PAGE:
U.S. Fund for UNICEF

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U.S. Fund for UNICEF
Abbreviation UNICEF USA
Formation 1947
Type Children's Charity
13-1760110
Focus children's rights, child survival and child development
Headquarters 125 Maiden Lane
Manhattan New York, NY 10038
Caryl M. Stern
Mission save and protect the world's most vulnerable children[1]
Website www.UnicefUSA.org

The United States Fund for UNICEF - also known as UNICEF USA - is the United States non-profit, non-governmental organization (NGO) that supports the United Nations Children's Fund (UNICEF). Founded in 1947 by Helenka Pantaleoni, it is the oldest of the 36 UNICEF National Committees that support UNICEF worldwide[2] through fundraising, advocacy and education. Since its inception, the U.S. Fund has provided UNICEF and various NGOs with $6.3 billion in cash and gifts-in-kind.[3]

Campaigns[edit]

The U.S. Fund administers the long-running Trick-or-Treat for UNICEF campaign, which began as a local fundraising event in Pennsylvania in 1950 and has since raised more than US $170 million to support UNICEF's work. The U.S. Fund also sponsors the UNICEF Tap Project, which provides children around the world with access to safe, clean water.[4][5]

Leadership[edit]

Current members of the National Board of Directors are Andrew D. Beer, Robert T. Brown, Daniel J. Brutto, Nelson Chai, Gary M. Cohen, Mary Callahan Erdoes, Pamela Fiori, Dolores Rice Gahan, Mindy Grossman, Hilary Gumbel, Vincent John Hemmer, John A. Herrmann Jr., Franklin Hobbs, Peter Lamm (Chair), Barrie Landry, Téa Leoni, Bob Manoukian, Dikembe Mutombo, Anthony Pantaleoni, Henry Schleiff, Caryl M. Stern, Bernard Taylor, and Sherrie Rollins Westin.[6]

Headquarters and Offices[edit]

The U.S. Fund for UNICEF is headquartered in Manhattan in New York City[7] and maintains regional offices in Atlanta, Boston, Chicago, Dallas, Houston, Los Angeles, San Francisco and Washington, D.C.[8][9]

Finances[edit]

The U.S. Fund for UNICEF meets Charity Navigator's highest financial standards for charities. Out of every dollar spent, 90 cents goes toward helping children. 7 cents is spent on fundraising costs, and 3 cents on administration.

Cards and Gifts[edit]

Painting of young Vietnamese calligraphy artists at work — by Mai Trung Thứ. Reproduced on a card in 1956, and sold to benefit UNICEF.

The first UNICEF greeting card was created in 1949, the design featuring a "thank you picture" by a seven-year-old girl whose village in Czechoslovakia received emergency assistance from UNICEF. The card launched a worldwide fundraising activity that continues to provide a significant source of revenue to UNICEF. The U.S. Fund makes UNICEF greeting cards and gifts available in the United States through the UNICEF Market website.[10][11]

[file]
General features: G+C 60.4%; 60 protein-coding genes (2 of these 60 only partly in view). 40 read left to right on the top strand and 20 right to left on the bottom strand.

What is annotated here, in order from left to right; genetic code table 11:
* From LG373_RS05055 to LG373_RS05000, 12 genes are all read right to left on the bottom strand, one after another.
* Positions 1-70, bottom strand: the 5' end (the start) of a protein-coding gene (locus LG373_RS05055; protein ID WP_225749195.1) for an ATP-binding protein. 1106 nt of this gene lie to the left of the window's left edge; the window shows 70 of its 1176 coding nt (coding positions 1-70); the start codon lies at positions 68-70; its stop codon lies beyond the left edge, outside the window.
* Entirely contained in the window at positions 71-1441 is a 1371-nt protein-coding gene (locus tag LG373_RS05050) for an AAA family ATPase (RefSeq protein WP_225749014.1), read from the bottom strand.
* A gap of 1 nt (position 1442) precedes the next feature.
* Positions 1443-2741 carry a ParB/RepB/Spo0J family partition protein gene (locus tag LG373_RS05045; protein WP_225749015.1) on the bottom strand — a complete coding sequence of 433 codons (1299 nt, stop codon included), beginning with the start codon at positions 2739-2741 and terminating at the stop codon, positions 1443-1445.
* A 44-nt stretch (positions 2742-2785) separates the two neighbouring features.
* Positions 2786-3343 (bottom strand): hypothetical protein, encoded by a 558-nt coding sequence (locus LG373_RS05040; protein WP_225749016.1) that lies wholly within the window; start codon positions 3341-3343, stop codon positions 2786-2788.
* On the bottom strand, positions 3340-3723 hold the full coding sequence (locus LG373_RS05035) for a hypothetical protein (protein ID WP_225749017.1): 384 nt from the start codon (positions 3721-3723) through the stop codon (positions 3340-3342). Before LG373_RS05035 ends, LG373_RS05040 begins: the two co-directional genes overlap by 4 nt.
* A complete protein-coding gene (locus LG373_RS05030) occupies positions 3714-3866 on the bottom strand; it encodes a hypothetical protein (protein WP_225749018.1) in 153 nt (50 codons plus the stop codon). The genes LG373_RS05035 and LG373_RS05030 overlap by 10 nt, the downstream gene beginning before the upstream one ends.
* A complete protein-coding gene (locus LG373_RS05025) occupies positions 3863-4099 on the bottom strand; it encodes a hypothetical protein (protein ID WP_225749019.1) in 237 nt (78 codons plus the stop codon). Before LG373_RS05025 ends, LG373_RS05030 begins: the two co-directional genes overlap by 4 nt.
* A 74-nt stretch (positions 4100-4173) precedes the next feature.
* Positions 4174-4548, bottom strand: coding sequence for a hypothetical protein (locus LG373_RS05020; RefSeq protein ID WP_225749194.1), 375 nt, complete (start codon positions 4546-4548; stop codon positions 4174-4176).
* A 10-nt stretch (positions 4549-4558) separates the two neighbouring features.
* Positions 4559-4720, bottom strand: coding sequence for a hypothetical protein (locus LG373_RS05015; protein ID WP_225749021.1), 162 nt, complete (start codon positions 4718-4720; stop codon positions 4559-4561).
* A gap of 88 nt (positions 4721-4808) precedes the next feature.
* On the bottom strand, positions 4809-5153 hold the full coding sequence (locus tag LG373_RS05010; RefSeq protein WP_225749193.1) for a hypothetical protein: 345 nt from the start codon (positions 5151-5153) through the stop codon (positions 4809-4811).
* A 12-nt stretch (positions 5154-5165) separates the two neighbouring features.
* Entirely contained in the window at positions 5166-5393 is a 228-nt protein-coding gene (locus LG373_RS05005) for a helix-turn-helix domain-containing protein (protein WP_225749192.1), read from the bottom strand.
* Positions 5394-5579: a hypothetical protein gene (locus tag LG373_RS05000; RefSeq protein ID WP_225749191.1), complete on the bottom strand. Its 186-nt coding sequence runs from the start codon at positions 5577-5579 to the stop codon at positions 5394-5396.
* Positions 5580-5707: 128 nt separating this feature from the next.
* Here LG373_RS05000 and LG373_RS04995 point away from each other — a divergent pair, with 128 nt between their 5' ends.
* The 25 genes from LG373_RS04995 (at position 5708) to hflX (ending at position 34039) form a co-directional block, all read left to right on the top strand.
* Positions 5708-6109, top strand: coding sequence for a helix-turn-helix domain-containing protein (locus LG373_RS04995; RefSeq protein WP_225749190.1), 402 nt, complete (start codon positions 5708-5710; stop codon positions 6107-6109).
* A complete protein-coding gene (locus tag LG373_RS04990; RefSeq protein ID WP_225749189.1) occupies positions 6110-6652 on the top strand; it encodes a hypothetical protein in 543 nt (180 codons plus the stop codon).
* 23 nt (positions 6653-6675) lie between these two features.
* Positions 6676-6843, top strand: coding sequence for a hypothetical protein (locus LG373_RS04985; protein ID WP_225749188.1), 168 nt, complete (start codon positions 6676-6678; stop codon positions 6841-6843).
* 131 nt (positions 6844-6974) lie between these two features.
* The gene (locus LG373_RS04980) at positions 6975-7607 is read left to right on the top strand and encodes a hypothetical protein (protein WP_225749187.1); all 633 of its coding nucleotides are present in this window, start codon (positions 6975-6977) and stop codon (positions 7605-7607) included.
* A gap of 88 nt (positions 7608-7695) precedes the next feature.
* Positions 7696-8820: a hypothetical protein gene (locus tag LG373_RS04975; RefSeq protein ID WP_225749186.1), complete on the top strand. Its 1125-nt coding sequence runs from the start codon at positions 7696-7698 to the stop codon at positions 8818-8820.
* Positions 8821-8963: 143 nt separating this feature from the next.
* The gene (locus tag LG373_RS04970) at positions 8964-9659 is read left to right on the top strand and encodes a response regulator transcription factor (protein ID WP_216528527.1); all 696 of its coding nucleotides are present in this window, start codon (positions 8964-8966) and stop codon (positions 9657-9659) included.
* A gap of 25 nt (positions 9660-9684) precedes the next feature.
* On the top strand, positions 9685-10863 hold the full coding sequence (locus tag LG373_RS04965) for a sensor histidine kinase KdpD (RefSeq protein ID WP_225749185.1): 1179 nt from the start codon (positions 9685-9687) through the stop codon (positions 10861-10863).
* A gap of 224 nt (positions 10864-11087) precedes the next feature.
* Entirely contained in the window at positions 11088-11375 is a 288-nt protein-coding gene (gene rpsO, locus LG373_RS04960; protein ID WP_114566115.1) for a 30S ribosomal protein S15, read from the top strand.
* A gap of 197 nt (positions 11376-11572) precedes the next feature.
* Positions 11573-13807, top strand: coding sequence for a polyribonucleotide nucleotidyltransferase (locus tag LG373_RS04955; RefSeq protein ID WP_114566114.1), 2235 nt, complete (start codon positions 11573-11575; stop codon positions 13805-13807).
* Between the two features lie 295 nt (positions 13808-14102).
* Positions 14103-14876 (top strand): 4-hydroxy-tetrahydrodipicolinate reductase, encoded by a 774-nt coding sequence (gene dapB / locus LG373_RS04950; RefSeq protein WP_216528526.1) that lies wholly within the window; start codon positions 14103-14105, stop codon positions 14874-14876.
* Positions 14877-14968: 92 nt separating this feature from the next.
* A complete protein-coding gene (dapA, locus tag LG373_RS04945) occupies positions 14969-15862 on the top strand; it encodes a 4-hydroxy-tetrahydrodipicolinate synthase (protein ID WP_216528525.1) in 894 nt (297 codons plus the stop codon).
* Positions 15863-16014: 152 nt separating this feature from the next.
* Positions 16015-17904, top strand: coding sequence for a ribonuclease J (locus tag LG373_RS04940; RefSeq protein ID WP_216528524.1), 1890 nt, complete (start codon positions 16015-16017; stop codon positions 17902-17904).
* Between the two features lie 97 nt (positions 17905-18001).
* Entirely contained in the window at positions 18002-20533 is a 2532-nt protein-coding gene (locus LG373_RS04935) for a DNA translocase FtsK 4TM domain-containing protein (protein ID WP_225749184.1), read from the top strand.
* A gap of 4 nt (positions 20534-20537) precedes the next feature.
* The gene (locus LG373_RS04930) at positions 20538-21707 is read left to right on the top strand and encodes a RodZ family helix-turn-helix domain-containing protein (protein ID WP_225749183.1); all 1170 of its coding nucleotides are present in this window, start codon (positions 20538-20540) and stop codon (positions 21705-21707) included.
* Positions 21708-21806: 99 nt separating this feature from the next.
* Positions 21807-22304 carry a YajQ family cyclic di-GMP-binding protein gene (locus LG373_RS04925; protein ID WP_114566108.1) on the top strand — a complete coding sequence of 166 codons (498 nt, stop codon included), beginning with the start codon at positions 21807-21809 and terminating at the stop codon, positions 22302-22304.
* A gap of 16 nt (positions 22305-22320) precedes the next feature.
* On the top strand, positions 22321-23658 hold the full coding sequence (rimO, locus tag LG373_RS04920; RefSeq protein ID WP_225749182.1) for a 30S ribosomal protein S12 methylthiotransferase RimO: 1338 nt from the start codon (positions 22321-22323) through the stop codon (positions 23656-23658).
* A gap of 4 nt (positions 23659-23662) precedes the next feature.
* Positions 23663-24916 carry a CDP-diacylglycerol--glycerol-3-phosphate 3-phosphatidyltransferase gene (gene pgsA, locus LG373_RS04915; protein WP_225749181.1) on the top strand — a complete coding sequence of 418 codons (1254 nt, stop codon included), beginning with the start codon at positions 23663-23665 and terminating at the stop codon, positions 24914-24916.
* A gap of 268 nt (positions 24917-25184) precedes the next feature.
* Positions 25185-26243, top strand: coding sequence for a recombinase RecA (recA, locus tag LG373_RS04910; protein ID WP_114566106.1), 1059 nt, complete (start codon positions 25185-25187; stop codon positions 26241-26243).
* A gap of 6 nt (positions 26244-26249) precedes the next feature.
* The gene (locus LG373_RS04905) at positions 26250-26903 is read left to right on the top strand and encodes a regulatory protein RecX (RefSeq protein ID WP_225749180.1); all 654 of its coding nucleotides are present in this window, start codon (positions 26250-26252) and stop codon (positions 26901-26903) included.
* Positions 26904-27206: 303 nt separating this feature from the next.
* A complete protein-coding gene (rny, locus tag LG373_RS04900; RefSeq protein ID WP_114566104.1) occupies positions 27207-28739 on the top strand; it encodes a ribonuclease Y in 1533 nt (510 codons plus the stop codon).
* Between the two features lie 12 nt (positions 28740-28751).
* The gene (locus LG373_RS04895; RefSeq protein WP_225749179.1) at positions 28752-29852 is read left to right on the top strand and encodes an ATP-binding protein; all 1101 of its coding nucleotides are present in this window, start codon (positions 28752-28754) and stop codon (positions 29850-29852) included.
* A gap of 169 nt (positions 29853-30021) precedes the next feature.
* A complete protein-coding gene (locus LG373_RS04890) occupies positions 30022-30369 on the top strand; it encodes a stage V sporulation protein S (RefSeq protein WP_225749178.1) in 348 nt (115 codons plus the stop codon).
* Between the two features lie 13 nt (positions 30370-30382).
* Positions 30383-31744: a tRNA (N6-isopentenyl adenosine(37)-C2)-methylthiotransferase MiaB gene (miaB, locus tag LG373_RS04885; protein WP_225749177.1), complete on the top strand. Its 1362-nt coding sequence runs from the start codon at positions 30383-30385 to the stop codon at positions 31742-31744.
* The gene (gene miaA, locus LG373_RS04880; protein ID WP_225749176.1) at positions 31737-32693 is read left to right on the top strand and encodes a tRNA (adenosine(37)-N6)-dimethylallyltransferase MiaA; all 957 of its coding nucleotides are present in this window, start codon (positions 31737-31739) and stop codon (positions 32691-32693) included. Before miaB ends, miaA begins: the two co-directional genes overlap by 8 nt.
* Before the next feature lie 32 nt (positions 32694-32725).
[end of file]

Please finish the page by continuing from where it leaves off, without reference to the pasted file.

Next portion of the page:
The U.S. Fund also supports UNICEF with UNICEF Inspired Gifts. Through this program, individuals can purchase lifesaving supplies for children such as therapeutic milk or anti-malarial mosquito nets and have them shipped to one of the over 150 countries and territories in which UNICEF works.[12][13]

UNICEF Ambassadors[edit]

The U.S. Fund for UNICEF has a long history of support from its celebrity ambassadors and high-profile supporters who play a significant role in promoting UNICEF and advocating and fundraising on its behalf. Current UNICEF USA Ambassadors include Katy Perry, Laurence Fishburne, Selena Gomez, Dayle Haddon, Angie Harmon, Téa Leoni, Lucy Liu, Joel Madden, Alyssa Milano, Sarah Jessica Parker, Marcus Samuelsson, Tyson Chandler and Vern Yip.[14]

References[edit]

  1. ^ "Our Mission." U.S. Fund for UNICEF.
  2. ^ "United States Fund for UNICEF." Charity Navigator.
  3. ^ "U.S. Fund for UNICEF Annual Report 2015" (PDF). Retrieved 8 Sep 2016. 
  4. ^ "The history of trick-or-treat for UNICEF". Retrieved 5 Mar 2013. 
  5. ^ Elliott, Stuart (2008-02-13). "Creative Juices Flow for Pro Bono Effort to Aid Global Water Projects - New York Times". Nytimes.com. Retrieved 2012-11-28. 
  6. ^ "Board of Directors". UNICEF USA. 
  7. ^ "Contact Us." U.S. Fund for UNICEF.
  8. ^ "Our Offices: Washington, D.C.". unicefusa.org. UNICEFUSA. Retrieved 9 October 2014. 
  9. ^ "Regional Communities". UNICEF USA. 
  10. ^ "UNICEF's First Greeting Card". unicef.org. UNICEF. Retrieved 23 October 2014. 
  11. ^ "Charity Greeting Cards - UNICEF Market". 
  12. ^ "About". UNICEF Inspired Gifts. Retrieved 25 October 2014. 
  13. ^ "UNICEF Inspired Gifts". unicef.org. Retrieved 25 October 2014. 
  14. ^ "UNICEF Ambassadors". unicefusa.org. UNICEFUSA. Retrieved 9 October 2014. 

External links[edit]